The NHS disputed this claim and the Prime Minister said that she ‘didn’t accept this description’, but said that the pressures were down to the UK’s ageing population.
And whilst Prime Minister May isn’t wrong about an again population across the UK, it’s also true that the most recent OECD figures show that as a percentage of GDP, the UK spends less on healthcare than almost all of the original 15 EU countries, as well as its peers in the G20.
Combine an ageing population, a rise in multi-morbidity, an increase in patient expectations, population growth and a lack of investment in the system - it’s unsurprising that hospitals, doctors and nurses are struggling to cope.
Given this winter’s pressures, it was with interest that I saw that the parliamentary Health Committee this week published a very large document with written responses from doctors, the private sector, hospitals and the health industry, regarding the long-term sustainability of the NHS.
Throughout the 1,200 page document there are 218 mentions for digital and over 900 mentions of tech. In short, there was a lot of evidence submitted regarding the impact that modern technologies could have on easing NHS pressures.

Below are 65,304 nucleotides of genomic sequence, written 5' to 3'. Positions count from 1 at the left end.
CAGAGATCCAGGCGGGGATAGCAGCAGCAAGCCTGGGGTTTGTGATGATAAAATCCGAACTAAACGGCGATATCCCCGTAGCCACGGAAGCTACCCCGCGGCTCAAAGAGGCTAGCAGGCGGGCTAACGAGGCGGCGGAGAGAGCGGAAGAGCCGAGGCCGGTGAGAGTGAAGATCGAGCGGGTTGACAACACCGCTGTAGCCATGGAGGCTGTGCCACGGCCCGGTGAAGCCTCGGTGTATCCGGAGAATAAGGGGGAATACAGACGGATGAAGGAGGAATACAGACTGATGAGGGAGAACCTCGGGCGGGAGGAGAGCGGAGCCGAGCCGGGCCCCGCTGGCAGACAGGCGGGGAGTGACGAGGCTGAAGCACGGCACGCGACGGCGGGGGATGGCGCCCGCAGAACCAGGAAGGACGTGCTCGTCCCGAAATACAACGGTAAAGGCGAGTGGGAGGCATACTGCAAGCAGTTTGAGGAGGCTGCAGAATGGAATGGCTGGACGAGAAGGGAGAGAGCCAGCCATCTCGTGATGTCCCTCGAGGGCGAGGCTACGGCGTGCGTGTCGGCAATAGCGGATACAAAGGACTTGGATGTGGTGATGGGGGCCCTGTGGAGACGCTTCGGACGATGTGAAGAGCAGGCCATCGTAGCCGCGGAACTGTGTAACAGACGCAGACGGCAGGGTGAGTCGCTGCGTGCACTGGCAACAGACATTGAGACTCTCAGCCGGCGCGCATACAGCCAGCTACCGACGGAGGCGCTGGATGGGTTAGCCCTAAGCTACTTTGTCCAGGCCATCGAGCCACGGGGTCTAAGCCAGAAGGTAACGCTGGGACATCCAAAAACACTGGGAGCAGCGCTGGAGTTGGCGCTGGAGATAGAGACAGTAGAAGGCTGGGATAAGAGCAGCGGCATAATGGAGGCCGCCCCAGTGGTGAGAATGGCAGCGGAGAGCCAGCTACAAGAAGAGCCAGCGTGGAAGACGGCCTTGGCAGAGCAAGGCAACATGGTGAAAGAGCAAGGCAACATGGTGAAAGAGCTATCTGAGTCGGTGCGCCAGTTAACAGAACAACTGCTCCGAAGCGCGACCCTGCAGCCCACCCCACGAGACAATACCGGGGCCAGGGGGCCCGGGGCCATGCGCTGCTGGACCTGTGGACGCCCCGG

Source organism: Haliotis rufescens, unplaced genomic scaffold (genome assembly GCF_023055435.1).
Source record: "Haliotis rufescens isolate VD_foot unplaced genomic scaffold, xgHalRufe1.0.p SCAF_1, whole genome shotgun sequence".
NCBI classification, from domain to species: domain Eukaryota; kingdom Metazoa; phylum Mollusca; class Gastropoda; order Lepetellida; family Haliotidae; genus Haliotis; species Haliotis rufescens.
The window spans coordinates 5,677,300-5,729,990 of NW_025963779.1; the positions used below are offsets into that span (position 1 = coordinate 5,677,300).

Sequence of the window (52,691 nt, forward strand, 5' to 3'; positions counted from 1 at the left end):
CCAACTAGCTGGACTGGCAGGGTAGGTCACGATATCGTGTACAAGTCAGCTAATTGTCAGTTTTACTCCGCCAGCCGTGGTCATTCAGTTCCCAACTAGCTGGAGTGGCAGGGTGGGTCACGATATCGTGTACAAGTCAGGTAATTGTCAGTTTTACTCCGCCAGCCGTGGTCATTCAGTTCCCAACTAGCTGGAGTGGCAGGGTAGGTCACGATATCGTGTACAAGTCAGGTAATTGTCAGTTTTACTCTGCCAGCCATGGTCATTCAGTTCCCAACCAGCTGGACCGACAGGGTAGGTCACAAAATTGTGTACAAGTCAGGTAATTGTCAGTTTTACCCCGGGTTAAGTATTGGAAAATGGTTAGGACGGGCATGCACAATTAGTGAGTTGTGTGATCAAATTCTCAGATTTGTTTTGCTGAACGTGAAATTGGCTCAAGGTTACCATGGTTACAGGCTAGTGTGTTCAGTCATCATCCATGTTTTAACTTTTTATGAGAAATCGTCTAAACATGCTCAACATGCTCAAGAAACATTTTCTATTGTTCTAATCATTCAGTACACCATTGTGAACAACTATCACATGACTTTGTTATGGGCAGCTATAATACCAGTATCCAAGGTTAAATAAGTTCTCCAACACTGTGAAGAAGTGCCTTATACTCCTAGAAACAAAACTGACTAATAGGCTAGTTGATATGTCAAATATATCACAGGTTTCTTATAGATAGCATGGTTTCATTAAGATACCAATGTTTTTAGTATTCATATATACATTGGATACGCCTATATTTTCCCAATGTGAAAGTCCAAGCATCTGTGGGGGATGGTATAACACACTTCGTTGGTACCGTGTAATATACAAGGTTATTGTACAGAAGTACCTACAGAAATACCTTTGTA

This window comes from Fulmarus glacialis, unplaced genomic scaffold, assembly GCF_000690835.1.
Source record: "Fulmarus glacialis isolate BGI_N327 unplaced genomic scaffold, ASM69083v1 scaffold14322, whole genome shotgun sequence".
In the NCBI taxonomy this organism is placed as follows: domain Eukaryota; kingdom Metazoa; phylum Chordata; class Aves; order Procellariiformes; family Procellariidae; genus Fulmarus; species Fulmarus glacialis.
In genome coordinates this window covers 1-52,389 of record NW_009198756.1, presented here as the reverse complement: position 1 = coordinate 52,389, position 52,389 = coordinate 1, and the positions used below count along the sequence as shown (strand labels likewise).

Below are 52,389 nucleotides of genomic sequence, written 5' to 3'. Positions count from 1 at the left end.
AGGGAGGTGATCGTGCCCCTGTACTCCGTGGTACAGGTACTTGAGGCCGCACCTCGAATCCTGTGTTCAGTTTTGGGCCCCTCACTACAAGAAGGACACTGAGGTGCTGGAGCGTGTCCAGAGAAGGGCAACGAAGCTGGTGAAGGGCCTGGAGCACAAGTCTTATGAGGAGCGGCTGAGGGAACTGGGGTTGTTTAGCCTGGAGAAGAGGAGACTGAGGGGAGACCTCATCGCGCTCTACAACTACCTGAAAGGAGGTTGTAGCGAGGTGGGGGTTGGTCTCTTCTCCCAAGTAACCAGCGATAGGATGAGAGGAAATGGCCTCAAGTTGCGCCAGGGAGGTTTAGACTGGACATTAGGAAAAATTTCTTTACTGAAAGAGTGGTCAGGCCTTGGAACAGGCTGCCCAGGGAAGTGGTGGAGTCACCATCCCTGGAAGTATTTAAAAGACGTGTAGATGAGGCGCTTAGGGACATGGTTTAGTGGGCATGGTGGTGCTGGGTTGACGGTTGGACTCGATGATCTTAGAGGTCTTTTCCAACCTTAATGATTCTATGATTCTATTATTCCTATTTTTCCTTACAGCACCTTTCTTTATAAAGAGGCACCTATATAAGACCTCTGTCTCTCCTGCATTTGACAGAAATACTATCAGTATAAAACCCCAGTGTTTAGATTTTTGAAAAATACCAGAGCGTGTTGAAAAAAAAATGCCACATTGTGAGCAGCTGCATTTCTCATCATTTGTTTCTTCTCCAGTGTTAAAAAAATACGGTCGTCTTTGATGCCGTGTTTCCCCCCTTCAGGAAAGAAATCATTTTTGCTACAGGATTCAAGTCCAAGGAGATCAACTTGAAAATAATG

In fact, there was too much evidence submitted to highlight in full here. However, I thought it may be interesting to pull out and present some of the key messages submitted by some of the more notable organisations that took part.
The AHSN Network
The AHSN Network brings together the 15 Academic Health Science Networks across England and aims to spread innovation “at pace and scale”.
The AHSN Network highlighted how the NHS is yet to fully respond to the potential of digital, and that barriers remain regarding the NHS’s ability to experiment and introduce innovation. It’s submission said:
The past two decades have seen a level of technological innovation that can shift the NHS from analogue to a digital care model, putting the patient at the centre as a co-producer of their health and healthcare. Such innovation has the potential to democratise the existing medical model in a way never seen before. However, unlike other industries, the NHS has still not sufficiently integrated these technologies at pace and scale to turn potential into reality. The reasons for this are complex and there are no silver bullets.
Most organisations in the NHS are required to plan on an annual basis and, more importantly, commissioners have to balance the books in-year. While there is some flexibility, this is a commonly cited barrier to long-term commitment to invest-to-save programmes. Short-term accounting rules militate against long-term investment and require finding alternative routes locally, such as social impact bonds or new contracts with industry.